Resources From Home

Gadget Lab Online is coming soon with online workshops for all ages and a low-cost lending library of sterilized Gadgets.  I’m working on it and will be back next week with details.  In the meantime, there’s this.

Scratch 
Scratch is a drag and drop (block) programming tool developed by Lifelong Kindergarten Group at the MIT Media Lab.   Scratch and its more advanced offshoot Snap are used for all ages including high school and college and offer a great introduction to coding logic.  For younger kids, there’s Scratch Jr. available for tablets in the app stores.
 
 Here’s a Scratch tutorial to get you started.   There’s more on YouTube. The programming tool is available in many languages. Click the down arrow next to the globe icon on the upper left of program’s top tool bar. If your bandwidth is sluggish you can download Scratch and use it locally on your own computer. 
 
For teachers, there’s a ton of Scratch resources here.  
 
 
Microbit 
 
Microbit are small controllers (kinda like a mini computer) with built in lights and sensors. You can also attach external devices like small motors, buzzers, etc. The Microbit online coding tool at  MakeCode.org is free.  You can buy a Microbit  from Amazon and from these US vendors.  I’ll be renting mine out with some motors, LEDS and other components but they’re cheap enough that its worth buying if there’s enough interest. The MakeCode site offers both a drag and drop view and a JavaScript view of your code so it offers a great transition from block coding to typed coding.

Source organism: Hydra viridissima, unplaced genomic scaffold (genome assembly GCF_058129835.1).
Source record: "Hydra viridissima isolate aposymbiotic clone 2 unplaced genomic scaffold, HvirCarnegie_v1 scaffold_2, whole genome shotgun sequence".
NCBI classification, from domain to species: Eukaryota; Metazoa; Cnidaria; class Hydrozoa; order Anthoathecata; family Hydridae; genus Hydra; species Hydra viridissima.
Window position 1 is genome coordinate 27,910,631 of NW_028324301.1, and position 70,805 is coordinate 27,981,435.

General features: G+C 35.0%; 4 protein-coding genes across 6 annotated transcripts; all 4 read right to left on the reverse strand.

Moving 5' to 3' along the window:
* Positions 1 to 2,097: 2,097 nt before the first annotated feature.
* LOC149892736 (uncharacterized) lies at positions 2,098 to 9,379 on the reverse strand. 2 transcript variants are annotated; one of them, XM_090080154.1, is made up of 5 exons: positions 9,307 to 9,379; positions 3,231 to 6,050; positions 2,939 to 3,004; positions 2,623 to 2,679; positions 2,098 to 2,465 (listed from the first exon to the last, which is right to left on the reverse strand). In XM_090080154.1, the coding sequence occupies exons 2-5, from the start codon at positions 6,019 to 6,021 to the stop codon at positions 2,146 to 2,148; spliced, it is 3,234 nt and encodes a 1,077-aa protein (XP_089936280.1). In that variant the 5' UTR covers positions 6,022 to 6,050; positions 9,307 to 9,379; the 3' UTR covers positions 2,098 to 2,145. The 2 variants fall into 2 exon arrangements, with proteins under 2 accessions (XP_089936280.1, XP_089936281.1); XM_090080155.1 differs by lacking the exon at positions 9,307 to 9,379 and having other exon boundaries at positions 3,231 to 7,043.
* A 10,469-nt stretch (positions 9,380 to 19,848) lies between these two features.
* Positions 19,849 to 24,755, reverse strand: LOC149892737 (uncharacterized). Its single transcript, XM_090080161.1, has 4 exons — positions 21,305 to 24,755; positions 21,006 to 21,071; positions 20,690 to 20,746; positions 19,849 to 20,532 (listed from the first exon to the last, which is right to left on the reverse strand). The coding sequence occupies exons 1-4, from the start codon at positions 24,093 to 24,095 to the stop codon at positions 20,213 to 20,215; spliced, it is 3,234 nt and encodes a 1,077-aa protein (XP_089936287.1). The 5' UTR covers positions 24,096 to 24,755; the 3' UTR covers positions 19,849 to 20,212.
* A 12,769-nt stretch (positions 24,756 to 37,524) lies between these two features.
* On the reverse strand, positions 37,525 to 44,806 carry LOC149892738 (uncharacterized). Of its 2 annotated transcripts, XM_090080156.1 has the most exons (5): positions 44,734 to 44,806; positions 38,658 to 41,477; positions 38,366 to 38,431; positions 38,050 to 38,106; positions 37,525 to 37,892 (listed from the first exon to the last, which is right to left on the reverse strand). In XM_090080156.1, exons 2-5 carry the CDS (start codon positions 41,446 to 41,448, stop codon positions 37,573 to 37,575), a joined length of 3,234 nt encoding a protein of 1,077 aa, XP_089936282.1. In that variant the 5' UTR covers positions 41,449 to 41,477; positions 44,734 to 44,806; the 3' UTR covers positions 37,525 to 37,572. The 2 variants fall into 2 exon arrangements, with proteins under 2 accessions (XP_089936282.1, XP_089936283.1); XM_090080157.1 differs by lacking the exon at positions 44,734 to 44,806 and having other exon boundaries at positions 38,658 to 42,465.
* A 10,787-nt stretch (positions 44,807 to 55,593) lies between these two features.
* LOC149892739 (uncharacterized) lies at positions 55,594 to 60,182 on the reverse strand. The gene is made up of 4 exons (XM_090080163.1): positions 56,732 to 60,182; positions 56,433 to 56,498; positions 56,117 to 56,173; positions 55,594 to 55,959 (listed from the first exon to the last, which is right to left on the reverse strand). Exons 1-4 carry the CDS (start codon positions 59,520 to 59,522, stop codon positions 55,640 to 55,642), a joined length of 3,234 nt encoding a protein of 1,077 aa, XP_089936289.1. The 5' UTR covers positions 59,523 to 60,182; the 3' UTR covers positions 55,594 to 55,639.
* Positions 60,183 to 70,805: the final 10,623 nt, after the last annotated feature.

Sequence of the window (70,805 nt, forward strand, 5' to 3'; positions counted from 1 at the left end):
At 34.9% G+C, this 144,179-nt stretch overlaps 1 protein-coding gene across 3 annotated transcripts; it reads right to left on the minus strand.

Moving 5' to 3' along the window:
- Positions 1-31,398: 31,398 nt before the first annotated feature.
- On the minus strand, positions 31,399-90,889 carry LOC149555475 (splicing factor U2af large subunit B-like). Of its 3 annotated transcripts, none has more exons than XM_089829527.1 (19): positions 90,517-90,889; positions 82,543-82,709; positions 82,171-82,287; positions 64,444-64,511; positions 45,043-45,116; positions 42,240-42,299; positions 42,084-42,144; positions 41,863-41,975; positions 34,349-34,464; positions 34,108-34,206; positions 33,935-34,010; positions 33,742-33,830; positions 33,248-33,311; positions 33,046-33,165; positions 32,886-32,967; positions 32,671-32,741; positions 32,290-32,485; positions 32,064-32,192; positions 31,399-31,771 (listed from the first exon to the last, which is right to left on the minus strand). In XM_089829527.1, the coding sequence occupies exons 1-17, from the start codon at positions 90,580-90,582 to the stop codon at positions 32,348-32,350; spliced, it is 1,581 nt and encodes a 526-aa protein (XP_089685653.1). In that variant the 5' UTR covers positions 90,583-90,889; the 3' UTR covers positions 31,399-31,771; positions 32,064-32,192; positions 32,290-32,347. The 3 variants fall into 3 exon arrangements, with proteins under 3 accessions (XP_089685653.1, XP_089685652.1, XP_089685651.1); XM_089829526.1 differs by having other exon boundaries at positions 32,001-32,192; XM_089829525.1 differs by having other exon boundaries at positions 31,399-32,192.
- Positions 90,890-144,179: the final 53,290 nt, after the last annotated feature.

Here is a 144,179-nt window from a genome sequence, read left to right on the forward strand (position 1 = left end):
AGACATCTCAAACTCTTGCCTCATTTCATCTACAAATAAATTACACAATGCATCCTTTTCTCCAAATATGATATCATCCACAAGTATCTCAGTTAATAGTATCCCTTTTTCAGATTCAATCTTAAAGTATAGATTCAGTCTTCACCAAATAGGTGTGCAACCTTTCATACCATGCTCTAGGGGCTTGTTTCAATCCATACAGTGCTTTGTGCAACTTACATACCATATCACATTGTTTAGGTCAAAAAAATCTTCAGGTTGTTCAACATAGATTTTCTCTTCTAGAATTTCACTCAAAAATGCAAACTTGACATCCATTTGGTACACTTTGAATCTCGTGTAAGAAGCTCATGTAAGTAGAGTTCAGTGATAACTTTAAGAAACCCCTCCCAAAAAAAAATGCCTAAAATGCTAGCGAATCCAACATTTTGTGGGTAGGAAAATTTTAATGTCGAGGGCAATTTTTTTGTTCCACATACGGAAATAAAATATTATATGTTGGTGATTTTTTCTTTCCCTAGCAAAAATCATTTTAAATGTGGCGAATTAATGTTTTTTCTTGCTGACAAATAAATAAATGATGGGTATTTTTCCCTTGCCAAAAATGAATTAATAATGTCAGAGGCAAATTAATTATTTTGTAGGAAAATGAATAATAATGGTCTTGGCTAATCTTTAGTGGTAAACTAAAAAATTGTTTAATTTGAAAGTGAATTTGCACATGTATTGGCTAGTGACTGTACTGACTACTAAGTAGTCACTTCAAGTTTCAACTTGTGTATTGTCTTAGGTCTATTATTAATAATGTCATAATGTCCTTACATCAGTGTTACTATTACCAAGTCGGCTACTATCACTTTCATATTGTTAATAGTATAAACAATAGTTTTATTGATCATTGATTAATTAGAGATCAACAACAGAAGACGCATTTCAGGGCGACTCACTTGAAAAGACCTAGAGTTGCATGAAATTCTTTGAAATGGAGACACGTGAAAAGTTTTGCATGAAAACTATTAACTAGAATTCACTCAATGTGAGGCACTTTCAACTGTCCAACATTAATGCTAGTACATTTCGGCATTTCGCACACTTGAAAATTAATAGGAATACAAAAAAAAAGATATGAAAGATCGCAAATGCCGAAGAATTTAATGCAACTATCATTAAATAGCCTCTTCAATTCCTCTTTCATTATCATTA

Addictive Gear Game 
That’s not the real name. It’s actually called Connect It which is way less descriptive. This one is really fun for kids and adults.  It uses a browser add-on called Adobe Flash Player which you should only activate while you use it.  Like many browser add-ons it can be a virus portal so, like all software applications, if you get a request to update it, go directly to the developer’s site and update from there.   This article tells you more about Adobe Flash and how to set it up in your browser so it only runs when you play the game.  The author is pretty down on the tool but as he notes, Vimeo, Huffington Post, CNN, Fox News and other mainstream sites use it so it’s not like stepping into a pool of molten lava. 
 
Anyway, I think it’s well worth the trouble.  
 
KID Museum
My friends at KID Museum in Bethesda are offering cool at-home activities via their newsletter. You can read more about it here.
 
And More!  
In addition to my own online workshops I will be posting links to online instruction offers from local music teachers and others on the Gadget Lab home page.  If you’d like to be included, send me an email at Karen@GadgetLab.org.

In the meantime, stay healthy and know we are all in this together.